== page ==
Venue: Belvoir St Theatre (Surry Hills NSW), Oct 1 – Nov 6, 2022
Playwright: Vidya Rajan (based on the book by Melina Marchetta)
Director: Stephen Nicolazzo
Cast: John Marc Desengano, Ashley Lyons, Chanella Macri, Lucia Mastrantone, Hannah Monson, Jennifer Vuletic
Images by Daniel Boud
It is the 1990s, and Josie is about to graduate from high school. We find out that the bright, young woman is determined to become a lawyer, which seems an aspiration not out of the ordinary, for many a modern Australian. Looking closer however, we see that she comes from a legacy of shattered dreams, with her mother and her grandmother, both feeling let down by life’s promises. A lot of Melina Marchett’s 1992 novel Looking for Alibrandi, is concerned with the immigrant experience, bringing particular focus to the post-war Italian diaspora. In this stage adaptation by Vidya Rajan, we see the emotional toll taken by three generations of Alibrandi women, and along with Josie, wonder if she will be the one who breaks the cycle of unfulfilled potential.
Thirty years on, Looking for Alibrandi can feel slightly old-fashioned in its rendering of marginalisation, as a daily reality for those who are considered lesser Australians. Its perspective places emphasis on the minutia of its characters, without sufficiently tackling the systemic factors that influence outcomes, or to put it more bluntly, it neglects to reveal the social structures that aid and abet prevailing inequities that privilege a certain class. The Alibrandi women have a tendency to blame only themselves for their woes, but we understand that things are never completely of their own doing.
Nonetheless, the writing is wonderfully humorous, and as a a work of entertainment, Looking for Alibrandi is certainly satisfying. Directed by Stephen Nicolazzo, the production is suffused with heart and soul, using a theme of tradition, to create a theatrical experience memorable for its atmosphere. The fragrance of Italian food stewing in an oversized pot for the entire duration, firmly establishes a sense that a subculture is occupying space, resolute in speaking on its own terms.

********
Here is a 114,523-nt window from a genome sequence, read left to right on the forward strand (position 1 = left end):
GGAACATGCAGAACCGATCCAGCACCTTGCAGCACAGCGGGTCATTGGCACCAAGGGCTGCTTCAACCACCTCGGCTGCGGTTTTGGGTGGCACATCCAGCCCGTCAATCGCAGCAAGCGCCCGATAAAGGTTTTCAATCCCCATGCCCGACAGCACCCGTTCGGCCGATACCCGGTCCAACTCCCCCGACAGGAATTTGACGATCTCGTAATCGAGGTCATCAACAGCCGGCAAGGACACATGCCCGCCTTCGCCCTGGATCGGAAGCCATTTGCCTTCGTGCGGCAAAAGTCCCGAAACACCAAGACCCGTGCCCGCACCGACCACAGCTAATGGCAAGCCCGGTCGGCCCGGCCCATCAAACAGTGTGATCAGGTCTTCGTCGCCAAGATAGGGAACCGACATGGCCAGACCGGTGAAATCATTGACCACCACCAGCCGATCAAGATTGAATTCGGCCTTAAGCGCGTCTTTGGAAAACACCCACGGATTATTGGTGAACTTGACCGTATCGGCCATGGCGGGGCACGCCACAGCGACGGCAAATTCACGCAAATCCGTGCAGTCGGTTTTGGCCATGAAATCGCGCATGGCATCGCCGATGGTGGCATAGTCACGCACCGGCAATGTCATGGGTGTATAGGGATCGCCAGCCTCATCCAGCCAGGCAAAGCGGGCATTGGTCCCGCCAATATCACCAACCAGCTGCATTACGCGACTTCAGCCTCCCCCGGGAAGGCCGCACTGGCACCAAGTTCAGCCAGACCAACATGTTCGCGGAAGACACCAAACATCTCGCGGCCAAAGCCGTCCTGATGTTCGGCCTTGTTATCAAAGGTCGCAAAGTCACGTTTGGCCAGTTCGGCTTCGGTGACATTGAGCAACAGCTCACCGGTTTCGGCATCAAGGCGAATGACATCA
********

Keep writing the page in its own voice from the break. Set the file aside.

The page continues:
Almost half the stage, designed by Kate Davis, is taken up by crates filled with bulbous red tomatoes, against velvety crimson drapes indicating something classic, and desirous of an old-way extravagance. Sumptuous lights by Katie Sfetkidis are brash when necessary, to make effective the many witty punchlines, but also persuasively sentimental, for sections when we delve into the more rapturous aspects of the Alibrandi story. Daniel Nixon’s sound design incorporates curious background noise throughout the piece, occasionally distracting but an interesting commentary perhaps, on our obsession with silence in colonised forms of theatre audienceship.
In the role of Josie is Chanella Macri, who proves herself an accomplished comedian, flawless with her delivery of the many delightful jokes, that make Looking for Alibrandi a thoroughly amusing time. Paired with her ability to embody a consistent sense of truth, not only for her character but also for the deeper meanings inherent in the narrative, the compelling Macri impresses by telling the story with great integrity.
Lucia Mastrantone plays Josie’s mother Christina and schoolmate Sera, with a marvellous flamboyance layered over an intimate affiliation, that the actor clearly feels for the material. Jennifer Vuletic is a strong presence as Nonna and as archetypal nun Sister Bernadette, effortless in conveying authority for both matriarchs. Supporting cast members John Marc Desengano, Ashley Lyons and Hannah Monson are all endearing, and convincing with their contributions, in a show remarkable with its taut proficiencies and irresistible charm.
Josie’s talent and self-belief are the best ingredients for a success story, but they are still only just half the story. No matter how dedicated and hardworking, Josie still has forces working against her, in a world that remains racist and sexist, and Josie’s seeming obliviousness to those factors can only serve to make things even worse. Significant time has past since the original publication of Marchett’s book, making Josie close to 50 years of age today. We can only wonder if she has attained all her wishes, if the grit she demonstrates has taken her far, and if our society has allowed all that promise to flourish.